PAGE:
Solutions from Montgomery, D. C. (2012)
Design and Analysis of Experiments
, Wiley, NY
Completed table is:
An article appeared in
The Wall Street Journal
on Tuesday, April 27, 2010, with the title “Eating
Chocolate Is Linked to Depression.”
The article reported on a study funded by the National Heart, Lung
and Blood Institute (part of the National Institutes of Health) and conducted by the faculty at the University
of California, San Diego, and the University of California, Davis.
The research was also published in the
Archives of Internal Medicine
(2010, pp. 699-703).
The study examined 931 adults who were not taking
antidepressants and did not have known cardiovascular disease or diabetes.
The group was about 70% men
and the average age of the group was reported to be about 58.
The participants were asked about chocolate
consumption and then screened for depression using a questionnaire.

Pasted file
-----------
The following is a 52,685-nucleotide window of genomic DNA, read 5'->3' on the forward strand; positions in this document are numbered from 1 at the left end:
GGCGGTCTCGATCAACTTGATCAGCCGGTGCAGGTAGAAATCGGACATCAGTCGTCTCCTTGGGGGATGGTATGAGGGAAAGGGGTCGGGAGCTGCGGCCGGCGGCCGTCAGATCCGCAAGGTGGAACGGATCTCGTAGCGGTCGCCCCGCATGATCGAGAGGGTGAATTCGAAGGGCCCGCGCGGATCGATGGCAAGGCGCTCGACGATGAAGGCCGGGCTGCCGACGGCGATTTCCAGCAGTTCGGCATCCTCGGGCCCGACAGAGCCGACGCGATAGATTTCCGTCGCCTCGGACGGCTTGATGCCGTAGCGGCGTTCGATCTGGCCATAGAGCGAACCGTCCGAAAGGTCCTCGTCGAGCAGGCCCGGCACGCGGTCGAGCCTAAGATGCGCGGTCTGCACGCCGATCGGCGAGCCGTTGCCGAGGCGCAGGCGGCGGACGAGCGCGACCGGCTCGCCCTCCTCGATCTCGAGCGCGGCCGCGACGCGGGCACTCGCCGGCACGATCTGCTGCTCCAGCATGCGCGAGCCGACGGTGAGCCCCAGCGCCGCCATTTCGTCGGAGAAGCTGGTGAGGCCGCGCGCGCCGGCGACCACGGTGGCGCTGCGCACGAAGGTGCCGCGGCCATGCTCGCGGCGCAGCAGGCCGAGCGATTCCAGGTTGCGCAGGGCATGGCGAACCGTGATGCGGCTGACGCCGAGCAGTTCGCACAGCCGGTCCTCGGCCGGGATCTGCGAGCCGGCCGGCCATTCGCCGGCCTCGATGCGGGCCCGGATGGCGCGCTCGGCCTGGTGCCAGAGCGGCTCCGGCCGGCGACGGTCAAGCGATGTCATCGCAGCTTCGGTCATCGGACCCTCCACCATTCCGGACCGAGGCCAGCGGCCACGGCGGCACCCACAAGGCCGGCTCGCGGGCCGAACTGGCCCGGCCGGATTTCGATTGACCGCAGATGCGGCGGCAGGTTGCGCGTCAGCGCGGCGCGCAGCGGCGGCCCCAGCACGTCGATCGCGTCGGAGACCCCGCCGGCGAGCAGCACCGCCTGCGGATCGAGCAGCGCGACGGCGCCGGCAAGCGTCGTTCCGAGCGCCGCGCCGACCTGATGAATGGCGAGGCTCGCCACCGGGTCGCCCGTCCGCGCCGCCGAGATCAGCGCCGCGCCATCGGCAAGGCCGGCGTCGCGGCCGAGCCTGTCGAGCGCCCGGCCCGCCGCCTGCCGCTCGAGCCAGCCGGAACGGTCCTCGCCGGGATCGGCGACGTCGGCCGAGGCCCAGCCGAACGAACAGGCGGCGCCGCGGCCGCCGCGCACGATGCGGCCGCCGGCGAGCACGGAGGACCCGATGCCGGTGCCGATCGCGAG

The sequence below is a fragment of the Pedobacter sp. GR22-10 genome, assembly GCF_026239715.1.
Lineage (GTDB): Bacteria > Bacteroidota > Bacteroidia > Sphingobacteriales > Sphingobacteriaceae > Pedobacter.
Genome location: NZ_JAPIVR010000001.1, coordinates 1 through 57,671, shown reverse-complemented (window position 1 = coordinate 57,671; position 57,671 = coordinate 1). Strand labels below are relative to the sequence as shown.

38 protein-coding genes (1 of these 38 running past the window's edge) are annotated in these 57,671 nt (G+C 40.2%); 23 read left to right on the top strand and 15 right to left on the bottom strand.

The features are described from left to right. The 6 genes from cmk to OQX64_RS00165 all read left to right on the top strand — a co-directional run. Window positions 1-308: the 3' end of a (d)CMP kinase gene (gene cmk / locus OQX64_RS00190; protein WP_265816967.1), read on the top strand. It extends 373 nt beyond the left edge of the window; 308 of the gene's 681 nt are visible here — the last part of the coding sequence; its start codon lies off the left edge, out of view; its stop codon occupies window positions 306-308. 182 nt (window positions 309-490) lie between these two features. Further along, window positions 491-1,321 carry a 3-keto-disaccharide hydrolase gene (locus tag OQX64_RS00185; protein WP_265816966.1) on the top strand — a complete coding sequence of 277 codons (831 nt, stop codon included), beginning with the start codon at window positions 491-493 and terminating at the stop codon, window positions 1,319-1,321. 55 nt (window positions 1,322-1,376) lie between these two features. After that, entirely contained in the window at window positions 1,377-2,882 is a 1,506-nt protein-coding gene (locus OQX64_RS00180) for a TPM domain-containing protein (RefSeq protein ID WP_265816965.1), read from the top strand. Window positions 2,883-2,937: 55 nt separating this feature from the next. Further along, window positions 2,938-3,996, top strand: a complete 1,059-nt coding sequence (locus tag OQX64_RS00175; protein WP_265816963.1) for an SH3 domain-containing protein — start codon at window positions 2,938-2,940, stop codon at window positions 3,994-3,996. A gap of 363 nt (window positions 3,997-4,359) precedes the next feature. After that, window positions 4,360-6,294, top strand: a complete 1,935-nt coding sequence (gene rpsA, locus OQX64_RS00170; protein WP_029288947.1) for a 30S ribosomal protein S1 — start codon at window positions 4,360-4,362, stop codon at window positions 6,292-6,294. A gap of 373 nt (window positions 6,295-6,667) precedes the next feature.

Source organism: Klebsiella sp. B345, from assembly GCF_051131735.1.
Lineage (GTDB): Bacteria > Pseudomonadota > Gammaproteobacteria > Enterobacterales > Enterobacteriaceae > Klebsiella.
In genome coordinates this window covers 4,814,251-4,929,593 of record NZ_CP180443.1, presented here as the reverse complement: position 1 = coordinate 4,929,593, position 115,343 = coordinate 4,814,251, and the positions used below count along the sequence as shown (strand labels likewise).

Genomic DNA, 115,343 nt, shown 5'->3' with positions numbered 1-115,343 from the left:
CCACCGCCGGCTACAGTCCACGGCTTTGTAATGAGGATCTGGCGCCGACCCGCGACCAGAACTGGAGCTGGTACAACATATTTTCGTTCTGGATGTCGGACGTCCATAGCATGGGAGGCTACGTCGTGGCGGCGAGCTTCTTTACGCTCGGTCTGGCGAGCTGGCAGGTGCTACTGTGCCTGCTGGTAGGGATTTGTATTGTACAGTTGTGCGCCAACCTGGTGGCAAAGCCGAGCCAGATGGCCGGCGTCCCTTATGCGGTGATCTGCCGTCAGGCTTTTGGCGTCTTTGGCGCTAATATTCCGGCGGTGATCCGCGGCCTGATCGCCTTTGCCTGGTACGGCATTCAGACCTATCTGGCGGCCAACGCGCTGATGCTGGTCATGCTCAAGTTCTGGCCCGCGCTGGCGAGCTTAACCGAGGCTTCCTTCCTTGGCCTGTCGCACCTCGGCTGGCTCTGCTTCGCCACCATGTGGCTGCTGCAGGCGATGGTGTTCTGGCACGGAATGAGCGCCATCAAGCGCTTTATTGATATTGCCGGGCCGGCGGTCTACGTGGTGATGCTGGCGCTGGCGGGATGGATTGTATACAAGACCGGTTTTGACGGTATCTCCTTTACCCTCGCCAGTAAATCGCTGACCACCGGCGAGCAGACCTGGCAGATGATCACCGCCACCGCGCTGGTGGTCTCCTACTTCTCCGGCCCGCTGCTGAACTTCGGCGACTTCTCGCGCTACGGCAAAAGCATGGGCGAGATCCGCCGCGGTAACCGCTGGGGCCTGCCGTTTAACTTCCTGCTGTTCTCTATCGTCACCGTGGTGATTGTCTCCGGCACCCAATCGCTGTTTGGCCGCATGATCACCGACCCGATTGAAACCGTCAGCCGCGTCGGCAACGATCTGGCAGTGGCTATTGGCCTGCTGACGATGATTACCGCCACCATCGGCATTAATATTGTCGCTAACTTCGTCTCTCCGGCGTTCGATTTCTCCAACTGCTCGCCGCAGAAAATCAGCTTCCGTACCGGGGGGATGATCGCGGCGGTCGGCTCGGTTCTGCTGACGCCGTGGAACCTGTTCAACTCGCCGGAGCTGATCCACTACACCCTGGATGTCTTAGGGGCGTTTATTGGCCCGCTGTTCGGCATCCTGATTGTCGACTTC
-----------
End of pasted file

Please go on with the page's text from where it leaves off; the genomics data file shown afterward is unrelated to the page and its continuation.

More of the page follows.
People who scored less than 16 on
the questionnaire are not considered depressed, while those with scores above 16 and less than or equal to
22 are considered possibly depressed, while those with scores above 22 are considered likely to be
The survey found that people who were not depressed ate an average of 8.4 servings of
chocolate per month, while those individuals who scored above 22 were likely to be depressed ate the most
chocolate, an average of 11.8 servings per month.
No differentiation was made between dark and milk
Other foods were also examined, but no patterned emerged between other foods and depression.
Is this study really a designed experiment?
Does it establish a cause-and-effect link between chocolate
consumption and depression?
How would the study have to be conducted to establish such a link?